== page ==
And that interest led him during his studies at the Air University’s School of Advanced Air and Space Studies to look at the World War II bombing campaign experience with regard to how targeting solutions and effectiveness were determined and assessed.
He later had a NATO assignment in Spain where he gained practical experience with the challenge of managing different combat cultures and working targeting integration.
Clearly, Combined Air Operations Centers teach one the challenge of managing the microcosm of cultures that need to be understood to build and shape air tasking orders.
He is now serving at Minot Air Force Base In North Dakota, where he is Vice Commander of the 5th Bomb Wing, which operates a fleet of B-25H Stratofortress bombers as part of the USAF’s conventional bomber task forces and strategic deterrent force.
According to Col. Vlaun: “My background has made me really interested in the parallels between the things we were seeing 70 years ago to what I think we’re looking at today.”
We discussed the evolution of targeting as the kill chain evolves into the kill web.
Col. Vlaun’s perspective informed by his research is to highlight the challenge of shaping the right sort of questions as we move forward for dynamic targeting with a multi-domain force.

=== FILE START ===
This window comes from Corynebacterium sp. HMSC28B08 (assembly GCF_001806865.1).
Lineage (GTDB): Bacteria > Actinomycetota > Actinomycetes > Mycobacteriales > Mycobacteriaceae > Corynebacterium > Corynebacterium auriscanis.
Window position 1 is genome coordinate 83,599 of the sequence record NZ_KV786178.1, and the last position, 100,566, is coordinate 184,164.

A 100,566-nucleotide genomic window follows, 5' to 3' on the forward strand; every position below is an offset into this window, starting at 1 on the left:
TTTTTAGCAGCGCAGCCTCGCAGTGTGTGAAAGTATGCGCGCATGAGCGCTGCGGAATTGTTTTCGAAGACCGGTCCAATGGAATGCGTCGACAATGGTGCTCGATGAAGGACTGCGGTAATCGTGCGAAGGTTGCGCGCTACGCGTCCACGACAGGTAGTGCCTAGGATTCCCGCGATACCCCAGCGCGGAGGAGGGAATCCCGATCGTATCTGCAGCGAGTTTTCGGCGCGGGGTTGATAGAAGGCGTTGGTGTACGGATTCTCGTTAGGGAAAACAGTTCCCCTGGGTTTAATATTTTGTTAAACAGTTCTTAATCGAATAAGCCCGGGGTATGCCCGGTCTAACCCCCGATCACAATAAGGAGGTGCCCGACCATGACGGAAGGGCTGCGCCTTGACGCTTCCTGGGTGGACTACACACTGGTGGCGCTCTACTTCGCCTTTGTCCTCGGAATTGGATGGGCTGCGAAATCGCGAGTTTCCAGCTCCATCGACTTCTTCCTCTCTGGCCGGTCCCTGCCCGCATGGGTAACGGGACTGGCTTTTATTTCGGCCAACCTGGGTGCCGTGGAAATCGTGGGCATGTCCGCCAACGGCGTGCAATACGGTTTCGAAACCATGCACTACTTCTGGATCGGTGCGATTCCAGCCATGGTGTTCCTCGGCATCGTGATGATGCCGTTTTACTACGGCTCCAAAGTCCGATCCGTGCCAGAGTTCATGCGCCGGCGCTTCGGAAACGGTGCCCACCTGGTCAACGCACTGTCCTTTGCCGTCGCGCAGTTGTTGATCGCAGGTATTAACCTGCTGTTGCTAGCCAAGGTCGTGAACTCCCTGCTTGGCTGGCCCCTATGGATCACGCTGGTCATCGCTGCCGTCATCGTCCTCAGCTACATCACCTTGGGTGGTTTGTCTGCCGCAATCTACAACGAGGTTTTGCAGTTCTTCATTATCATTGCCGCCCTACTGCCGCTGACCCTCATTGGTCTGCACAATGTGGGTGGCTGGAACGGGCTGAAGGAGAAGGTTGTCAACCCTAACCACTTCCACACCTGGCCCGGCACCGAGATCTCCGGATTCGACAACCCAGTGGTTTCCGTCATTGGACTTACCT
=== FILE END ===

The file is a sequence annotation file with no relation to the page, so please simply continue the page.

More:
How do we determine the changes necessary to steer the organizational cultures underlying multi-domain targeting?
According to Col. Vlaun: “What we need to be doing now to help organizations learn for tomorrow’s fight?
“And are we developing the right competencies to best shape the growing role of multi-domain targeting?”
“As we continue enhancing the capabilities that we have between our sensors, our command and control, and our shooters, I think we need to have our eyes open to whether we’re looking at just an evolution in our approach to targeting, or whether we may add all of this up to something that is revolutionary in the way that we plan and apply air power.”
Looking back 70 years ago, it was clear that, in Col. Vlaun’s words: “Organizations are not particularly good at self-reflection, which I think is an important consideration moving forward, because we have expanded our feedback loops to commanders, and it is up to commanders to drive the learning and changes necessary for effective targeting in a multi-domain environment.
“How do we continue to enhance commanders’ and their organizations’ abilities to make these kinds of crucial self-assessments in multi-domain environments?
He added: “If we’re going to change the way we fight, we’ve got to figure out how to be able to assess and improve our organizational cultures, understanding, of course, that these things don’t happen quickly.